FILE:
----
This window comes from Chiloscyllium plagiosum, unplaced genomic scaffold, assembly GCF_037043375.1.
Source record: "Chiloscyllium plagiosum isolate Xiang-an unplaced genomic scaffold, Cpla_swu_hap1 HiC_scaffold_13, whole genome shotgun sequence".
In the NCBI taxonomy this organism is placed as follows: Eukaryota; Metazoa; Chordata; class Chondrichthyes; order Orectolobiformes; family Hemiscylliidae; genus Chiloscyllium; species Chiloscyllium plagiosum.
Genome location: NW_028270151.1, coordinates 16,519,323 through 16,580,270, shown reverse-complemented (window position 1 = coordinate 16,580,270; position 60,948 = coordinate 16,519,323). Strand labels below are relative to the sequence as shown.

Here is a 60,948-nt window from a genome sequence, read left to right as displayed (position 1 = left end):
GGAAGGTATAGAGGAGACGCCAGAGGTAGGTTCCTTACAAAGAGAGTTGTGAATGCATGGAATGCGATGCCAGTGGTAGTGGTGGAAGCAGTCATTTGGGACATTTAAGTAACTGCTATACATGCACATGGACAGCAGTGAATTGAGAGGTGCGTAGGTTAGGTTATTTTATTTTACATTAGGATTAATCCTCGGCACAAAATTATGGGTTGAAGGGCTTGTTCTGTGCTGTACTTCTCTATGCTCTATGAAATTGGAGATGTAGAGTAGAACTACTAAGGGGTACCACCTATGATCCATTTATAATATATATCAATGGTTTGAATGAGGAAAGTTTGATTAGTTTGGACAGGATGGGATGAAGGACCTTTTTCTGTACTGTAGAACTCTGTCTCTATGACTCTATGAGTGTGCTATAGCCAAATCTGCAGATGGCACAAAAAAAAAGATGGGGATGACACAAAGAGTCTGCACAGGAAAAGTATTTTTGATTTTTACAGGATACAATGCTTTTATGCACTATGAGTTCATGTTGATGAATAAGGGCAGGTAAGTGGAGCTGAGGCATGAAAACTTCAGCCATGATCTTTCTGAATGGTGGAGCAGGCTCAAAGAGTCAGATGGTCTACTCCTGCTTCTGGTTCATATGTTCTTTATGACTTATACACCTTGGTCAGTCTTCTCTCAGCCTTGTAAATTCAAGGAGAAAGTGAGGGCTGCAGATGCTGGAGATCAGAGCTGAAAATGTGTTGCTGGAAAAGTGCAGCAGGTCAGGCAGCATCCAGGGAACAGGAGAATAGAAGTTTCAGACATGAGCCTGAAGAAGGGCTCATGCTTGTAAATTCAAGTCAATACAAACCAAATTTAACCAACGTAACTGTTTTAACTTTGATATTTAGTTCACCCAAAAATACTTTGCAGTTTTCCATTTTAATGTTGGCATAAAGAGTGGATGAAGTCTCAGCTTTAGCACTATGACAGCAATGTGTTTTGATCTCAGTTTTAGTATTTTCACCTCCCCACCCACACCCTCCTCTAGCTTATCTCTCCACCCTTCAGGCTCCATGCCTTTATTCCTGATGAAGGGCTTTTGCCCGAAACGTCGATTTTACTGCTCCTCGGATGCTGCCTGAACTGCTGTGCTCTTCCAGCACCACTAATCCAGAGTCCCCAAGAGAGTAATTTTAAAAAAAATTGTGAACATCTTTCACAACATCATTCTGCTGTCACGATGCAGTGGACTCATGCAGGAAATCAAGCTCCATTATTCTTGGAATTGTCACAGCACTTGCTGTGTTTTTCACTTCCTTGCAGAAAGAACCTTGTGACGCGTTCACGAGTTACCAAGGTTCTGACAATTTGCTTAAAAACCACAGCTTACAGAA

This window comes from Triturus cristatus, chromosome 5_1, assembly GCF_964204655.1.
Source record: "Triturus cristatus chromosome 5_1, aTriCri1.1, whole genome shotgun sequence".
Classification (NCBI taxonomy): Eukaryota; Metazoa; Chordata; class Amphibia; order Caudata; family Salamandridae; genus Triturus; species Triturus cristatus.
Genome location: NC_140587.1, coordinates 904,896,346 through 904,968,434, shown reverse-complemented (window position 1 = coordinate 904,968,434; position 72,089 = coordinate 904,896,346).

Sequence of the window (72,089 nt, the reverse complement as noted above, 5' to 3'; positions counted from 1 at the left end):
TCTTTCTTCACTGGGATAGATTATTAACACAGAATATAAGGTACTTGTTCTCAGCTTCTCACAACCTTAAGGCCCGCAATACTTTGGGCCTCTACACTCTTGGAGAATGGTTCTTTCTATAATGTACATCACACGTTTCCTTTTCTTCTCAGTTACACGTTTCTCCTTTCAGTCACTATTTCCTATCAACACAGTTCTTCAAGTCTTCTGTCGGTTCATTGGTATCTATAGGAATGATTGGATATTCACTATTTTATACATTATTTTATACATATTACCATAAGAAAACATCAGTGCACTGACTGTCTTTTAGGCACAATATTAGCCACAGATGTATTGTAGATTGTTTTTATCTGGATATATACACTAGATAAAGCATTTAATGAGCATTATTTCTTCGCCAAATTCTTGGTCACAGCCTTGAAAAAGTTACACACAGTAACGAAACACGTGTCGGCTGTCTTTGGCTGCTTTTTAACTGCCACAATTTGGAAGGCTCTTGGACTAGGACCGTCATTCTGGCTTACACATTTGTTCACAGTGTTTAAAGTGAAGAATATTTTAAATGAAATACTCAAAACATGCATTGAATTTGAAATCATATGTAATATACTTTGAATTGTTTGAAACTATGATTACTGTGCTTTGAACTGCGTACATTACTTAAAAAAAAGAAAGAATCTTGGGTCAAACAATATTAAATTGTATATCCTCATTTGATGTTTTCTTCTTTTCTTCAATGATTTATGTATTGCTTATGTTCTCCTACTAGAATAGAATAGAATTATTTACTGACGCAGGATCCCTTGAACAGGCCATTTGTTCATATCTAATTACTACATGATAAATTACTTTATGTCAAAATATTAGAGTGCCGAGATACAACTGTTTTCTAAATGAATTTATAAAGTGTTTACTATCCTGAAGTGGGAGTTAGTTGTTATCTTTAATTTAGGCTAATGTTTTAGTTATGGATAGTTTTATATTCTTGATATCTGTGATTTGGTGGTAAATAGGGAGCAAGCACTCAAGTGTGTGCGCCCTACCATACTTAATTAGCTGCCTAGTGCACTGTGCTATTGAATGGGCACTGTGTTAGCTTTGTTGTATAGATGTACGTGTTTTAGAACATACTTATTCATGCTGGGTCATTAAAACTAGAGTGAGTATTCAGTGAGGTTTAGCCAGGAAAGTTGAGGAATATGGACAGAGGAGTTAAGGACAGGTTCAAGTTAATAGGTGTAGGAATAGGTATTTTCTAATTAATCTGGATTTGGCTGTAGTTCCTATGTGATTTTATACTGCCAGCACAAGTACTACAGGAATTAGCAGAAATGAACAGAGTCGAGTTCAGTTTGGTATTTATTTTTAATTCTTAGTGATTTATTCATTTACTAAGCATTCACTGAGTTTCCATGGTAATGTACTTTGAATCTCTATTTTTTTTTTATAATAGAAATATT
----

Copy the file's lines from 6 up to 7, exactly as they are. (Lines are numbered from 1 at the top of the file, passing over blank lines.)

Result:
GGAAGGTATAGAGGAGACGCCAGAGGTAGGTTCCTTACAAAGAGAGTTGTGAATGCATGGAATGCGATGCCAGTGGTAGTGGTGGAAGCAGTCATTTGGGACATTTAAGTAACTGCTATACATGCACATGGACAGCAGTGAATTGAGAGGTGCGTAGGTTAGGTTATTTTATTTTACATTAGGATTAATCCTCGGCACAAAATTATGGGTTGAAGGGCTTGTTCTGTGCTGTACTTCTCTATGCTCTATGAAATTGGAGATGTAGAGTAGAACTACTAAGGGGTACCACCTATGATCCATTTATAATATATATCAATGGTTTGAATGAGGAAAGTTTGATTAGTTTGGACAGGATGGGATGAAGGACCTTTTTCTGTACTGTAGAACTCTGTCTCTATGACTCTATGAGTGTGCTATAGCCAAATCTGCAGATGGCACAAAAAAAAAGATGGGGATGACACAAAGAGTCTGCACAGGAAAAGTATTTTTGATTTTTACAGGATACAATGCTTTTATGCACTATGAGTTCATGTTGATGAATAAGGGCAGGTAAGTGGAGCTGAGGCATGAAAACTTCAGCCATGATCTTTCTGAATGGTGGAGCAGGCTCAAAGAGTCAGATGGTCTACTCCTGCTTCTGGTTCATATGTTCTTTATGACTTATACACCTTGGTCAGTCTTCTCTCAGCCTTGTAAATTCAAGGAGAAAGTGAGGGCTGCAGATGCTGGAGATCAGAGCTGAAAATGTGTTGCTGGAAAAGTGCAGCAGGTCAGGCAGCATCCAGGGAACAGGAGAATAGAAGTTTCAGACATGAGCCTGAAGAAGGGCTCATGCTTGTAAATTCAAGTCAATACAAACCAAATTTAACCAACGTAACTGTTTTAACTTTGATATTTAGTTCACCCAAAAATACTTTGCAGTTTTCCATTTTAATGTTGGCATAAAGAGTGGATGAAGTCTCAGCTTTAGCACTATGACAGCAATGTGTTTTGATCTCAGTTTTAGTATTTTCACCTCCCCACCCACACCCTCCTCTAGCTTATCTCTCCACCCTTCAGGCTCCATGCCTTTATTCCTGATGAAGGGCTTTTGCCCGAAACGTCGATTTTACTGCTCCTCGGATGCTGCCTGAACTGCTGTGCTCTTCCAGCACCACTAATCCAGAGTCCCCAAGAGAGTAATTTTAAAAAAAATTGTGAACATCTTTCACAACATCATTCTGCTGTCACGATGCAGTGGACTCATGCAGGAAATCAAGCTCCATTATTCTTGGAATTGTCACAGCACTTGCTGTGTTTTTCACTTCCTTGCAGAAAGAACCTTGTGACGCGTTCACGAGTTACCAAGGTTCTGACAATTTGCTTAAAAACCACAGCTTACAGAA

This window comes from Triturus cristatus, chromosome 5_1, assembly GCF_964204655.1.